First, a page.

Mike: And let us know your thoughts on Slack or in the YouTube chat.
Taylor: We’ve got a couple interesting comments in the chat right now. Paul is suggesting that “Oftentimes, the EHR interfaces need improvement to help the clinicians get data into that EHR quicker.” And that’s a great point. I mean, EHRs are not known for their amazing design and that’d be a great thing to work with your clinical technology staff – to impact that. Another point that Paul makes is that, “Oftentimes, a lot of that data is buried in clinical notes.” Buried in unstructured data.
Taylor: These aren’t discrete fields you can point your model.
Now, that’s where we would love to be eventually with NLP solutions. That’s natural language processing, where you’re able to extract information from those unstructured notes. We are definitely nowhere close to that.
Mike: So that’s kind of like– an example would be, in a clinicians notes, having a machine be able to tell the difference between patient’s father is a smoker and the patient is a smoker.
Mike: Right. You can’t just search for smoker.
Mike: So that’s really interesting.
Taylor: It is.
Mike: I’ve kind of been toying with the idea of like, “Could we use machine learning to pre-populate fields for clinicians? So that instead of having to select the drop-down menu and find the right order set, it’s kind of like they’re sorted by how useful they would be—
Mike: –kind of thing. And I think that’s just kind of operational machine learning that’s really interesting.
Taylor: It is.
I’m kind of a pie-in-the-sky person. Eventually, I can imagine some beautiful future where — and I think, where there isn’t necessarily a UI where you’re pointing and clicking through all these terrible things, terrible radio buttons and check boxes everywhere. But it’s more of a conversation. And I think things like Siri, and Google Now, and Alexa are showing us that it might be possible. It’s a small glimpse into that direction.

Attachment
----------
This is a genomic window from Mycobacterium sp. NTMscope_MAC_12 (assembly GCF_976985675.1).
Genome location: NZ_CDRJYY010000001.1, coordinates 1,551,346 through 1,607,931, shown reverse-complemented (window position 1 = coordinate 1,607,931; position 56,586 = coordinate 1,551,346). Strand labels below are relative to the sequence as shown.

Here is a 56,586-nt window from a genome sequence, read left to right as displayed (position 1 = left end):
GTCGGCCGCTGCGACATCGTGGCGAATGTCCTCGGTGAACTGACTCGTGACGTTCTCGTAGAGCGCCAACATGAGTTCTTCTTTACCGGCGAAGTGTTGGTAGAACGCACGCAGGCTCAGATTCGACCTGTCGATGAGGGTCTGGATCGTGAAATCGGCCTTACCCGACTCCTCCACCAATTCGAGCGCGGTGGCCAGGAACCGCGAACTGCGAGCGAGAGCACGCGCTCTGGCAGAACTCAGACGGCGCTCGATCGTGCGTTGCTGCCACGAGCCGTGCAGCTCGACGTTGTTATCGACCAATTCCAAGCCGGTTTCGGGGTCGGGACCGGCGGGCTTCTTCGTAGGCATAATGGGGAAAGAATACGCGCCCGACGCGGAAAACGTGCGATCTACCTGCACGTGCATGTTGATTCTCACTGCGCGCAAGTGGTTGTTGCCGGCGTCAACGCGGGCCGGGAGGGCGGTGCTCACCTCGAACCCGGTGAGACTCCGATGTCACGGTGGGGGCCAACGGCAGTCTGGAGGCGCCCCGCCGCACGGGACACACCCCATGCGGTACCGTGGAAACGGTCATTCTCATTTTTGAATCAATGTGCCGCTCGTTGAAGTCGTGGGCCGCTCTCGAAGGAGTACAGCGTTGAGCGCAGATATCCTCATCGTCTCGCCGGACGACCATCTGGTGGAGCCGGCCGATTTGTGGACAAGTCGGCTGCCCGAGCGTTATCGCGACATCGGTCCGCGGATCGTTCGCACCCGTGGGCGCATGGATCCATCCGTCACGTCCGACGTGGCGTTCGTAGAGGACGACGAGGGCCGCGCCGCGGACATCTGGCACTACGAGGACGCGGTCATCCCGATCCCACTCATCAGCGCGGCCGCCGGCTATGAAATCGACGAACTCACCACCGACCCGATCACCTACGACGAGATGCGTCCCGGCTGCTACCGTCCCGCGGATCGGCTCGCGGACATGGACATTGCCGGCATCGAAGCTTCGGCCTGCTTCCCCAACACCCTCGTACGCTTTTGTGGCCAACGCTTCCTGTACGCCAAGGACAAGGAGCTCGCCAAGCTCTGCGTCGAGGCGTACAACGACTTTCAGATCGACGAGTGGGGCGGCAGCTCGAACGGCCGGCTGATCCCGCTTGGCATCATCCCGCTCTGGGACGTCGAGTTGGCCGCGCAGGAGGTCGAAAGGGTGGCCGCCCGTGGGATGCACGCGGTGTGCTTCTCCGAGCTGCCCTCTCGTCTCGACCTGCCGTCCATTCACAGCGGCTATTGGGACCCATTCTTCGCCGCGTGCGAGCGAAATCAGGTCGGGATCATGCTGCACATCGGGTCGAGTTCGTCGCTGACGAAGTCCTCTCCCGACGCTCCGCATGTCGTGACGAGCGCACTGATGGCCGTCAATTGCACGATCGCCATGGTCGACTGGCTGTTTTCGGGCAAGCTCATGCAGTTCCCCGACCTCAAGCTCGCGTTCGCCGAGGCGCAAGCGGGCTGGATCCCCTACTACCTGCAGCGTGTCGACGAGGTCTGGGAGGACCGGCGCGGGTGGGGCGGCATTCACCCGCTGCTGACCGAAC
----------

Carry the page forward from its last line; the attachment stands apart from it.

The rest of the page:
Mike: Definitely. Yeah, we’re totally moving towards that. Can you imagine just a clinician wearing a headset, just kind of dictating the patient’s history and–
Mike: Oh, man.
It’s a great field to be in, Taylor. It is a great field to be in.
Taylor: It is. It’s exciting.
So, let’s see, just checking the chat here to see if there’s anything else interesting. Paul’s mentioning we should check out dynamic machine learning. We will. That sounds very interesting.
Let’s see, anything else we need to address today?
Mike: Yeah, we just wanted to give you another reminder to subscribe to our channel. And we want you to join the Slack channel if you’re interested as well. And one thing we’re really excited about using this, at least the slack channel for, is getting consensus on what you guys want to hear about because, I’ll be honest, we keep topics maybe a month in advance but if there’s demand for us to give a show on something that seems interesting, we’d be happy to do it so.
Taylor: Absolutely, absolutely.
Mike: Please give us feedback on how we can improve what we can talk about.
And, next week, we’re going to be talking about open healthcare data sets. So you’ve seen the model development. You’ve seen our studio. You’ve seen the model deployment. And now, we’re going to talk about where we can find great data sets to start tinkering with healthcare data.
Taylor: And that’s really exciting because healthcare data is notoriously difficult to get.
Mike: It is.
Taylor: So this will be an exciting topic.
Mike: Yeah, I can’t wait.
And please join the community.
Thank you so much for watching. And we’ll see you next week.
Taylor: Thanks so much.
What topic or projects should we feature?
Let us know what you think would make it great.